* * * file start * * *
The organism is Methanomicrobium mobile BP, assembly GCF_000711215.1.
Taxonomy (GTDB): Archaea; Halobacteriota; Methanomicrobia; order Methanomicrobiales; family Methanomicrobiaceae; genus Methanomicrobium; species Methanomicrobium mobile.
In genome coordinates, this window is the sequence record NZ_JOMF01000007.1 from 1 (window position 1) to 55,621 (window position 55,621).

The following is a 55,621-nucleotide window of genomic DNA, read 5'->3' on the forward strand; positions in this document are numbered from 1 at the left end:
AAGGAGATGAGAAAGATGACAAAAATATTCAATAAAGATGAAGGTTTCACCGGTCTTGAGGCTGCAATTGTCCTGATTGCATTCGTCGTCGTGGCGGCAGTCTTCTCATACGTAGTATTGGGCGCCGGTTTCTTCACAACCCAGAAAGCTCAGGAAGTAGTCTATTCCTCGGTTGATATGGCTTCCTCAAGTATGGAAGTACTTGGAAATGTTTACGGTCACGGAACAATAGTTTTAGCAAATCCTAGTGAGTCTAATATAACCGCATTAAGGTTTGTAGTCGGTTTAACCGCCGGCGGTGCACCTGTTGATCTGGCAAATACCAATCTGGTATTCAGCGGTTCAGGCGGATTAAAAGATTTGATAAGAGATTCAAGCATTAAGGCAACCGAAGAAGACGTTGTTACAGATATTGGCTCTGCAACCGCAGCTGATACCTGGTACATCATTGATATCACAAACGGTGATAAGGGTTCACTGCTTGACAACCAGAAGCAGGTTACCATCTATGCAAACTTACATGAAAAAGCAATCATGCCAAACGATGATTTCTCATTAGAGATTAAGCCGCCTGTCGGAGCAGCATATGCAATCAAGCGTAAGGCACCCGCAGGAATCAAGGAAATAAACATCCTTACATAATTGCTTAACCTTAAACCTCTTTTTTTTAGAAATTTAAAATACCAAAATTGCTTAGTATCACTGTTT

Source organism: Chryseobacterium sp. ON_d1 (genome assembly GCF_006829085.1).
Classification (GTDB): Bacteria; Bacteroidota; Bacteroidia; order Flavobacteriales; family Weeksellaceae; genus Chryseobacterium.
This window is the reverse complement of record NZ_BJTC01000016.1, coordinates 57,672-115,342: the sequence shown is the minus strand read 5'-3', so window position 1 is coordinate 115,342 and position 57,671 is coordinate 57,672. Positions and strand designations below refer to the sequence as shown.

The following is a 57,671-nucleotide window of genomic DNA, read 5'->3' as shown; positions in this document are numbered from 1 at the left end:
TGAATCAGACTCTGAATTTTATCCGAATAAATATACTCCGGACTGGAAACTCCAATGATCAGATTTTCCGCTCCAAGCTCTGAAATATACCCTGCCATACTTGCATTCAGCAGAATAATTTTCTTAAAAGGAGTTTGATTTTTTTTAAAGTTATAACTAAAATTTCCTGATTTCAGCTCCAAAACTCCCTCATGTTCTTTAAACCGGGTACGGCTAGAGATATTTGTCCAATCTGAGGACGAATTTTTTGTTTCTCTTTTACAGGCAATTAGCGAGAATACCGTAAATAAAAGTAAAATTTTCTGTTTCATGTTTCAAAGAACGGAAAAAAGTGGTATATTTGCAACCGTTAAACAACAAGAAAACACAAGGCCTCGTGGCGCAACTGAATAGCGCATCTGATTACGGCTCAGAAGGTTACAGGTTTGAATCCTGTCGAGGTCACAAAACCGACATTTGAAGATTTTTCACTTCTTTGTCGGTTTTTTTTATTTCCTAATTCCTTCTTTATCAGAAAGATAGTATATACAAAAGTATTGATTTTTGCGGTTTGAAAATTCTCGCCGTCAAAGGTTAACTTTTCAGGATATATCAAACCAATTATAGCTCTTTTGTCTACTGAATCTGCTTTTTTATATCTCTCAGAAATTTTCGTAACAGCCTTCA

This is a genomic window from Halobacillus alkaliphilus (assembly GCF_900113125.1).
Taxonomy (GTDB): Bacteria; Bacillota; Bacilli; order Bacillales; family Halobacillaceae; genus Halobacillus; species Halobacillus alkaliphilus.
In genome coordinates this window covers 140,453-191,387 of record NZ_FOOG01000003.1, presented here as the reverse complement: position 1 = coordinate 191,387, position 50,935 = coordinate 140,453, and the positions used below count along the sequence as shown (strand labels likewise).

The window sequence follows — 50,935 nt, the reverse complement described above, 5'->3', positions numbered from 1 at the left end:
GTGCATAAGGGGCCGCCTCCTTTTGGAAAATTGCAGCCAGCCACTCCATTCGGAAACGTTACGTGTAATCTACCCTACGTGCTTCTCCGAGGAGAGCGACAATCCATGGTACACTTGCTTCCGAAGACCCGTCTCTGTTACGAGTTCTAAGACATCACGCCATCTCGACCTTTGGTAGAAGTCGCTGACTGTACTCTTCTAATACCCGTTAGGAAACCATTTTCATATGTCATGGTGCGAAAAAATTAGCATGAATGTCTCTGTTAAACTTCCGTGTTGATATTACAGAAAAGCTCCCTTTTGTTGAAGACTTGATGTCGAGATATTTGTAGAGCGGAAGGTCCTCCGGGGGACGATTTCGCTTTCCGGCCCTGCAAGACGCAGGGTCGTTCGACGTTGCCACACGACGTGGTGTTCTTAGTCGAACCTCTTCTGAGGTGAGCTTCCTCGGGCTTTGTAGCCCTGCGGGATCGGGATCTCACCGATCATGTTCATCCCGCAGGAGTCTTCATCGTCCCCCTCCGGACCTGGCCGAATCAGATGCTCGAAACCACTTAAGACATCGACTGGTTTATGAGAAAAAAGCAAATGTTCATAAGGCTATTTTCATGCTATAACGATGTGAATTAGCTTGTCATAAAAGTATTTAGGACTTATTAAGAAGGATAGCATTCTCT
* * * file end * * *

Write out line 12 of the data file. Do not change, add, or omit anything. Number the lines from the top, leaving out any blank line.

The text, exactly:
Taxonomy (GTDB): Bacteria; Bacillota; Bacilli; order Bacillales; family Halobacillaceae; genus Halobacillus; species Halobacillus alkaliphilus.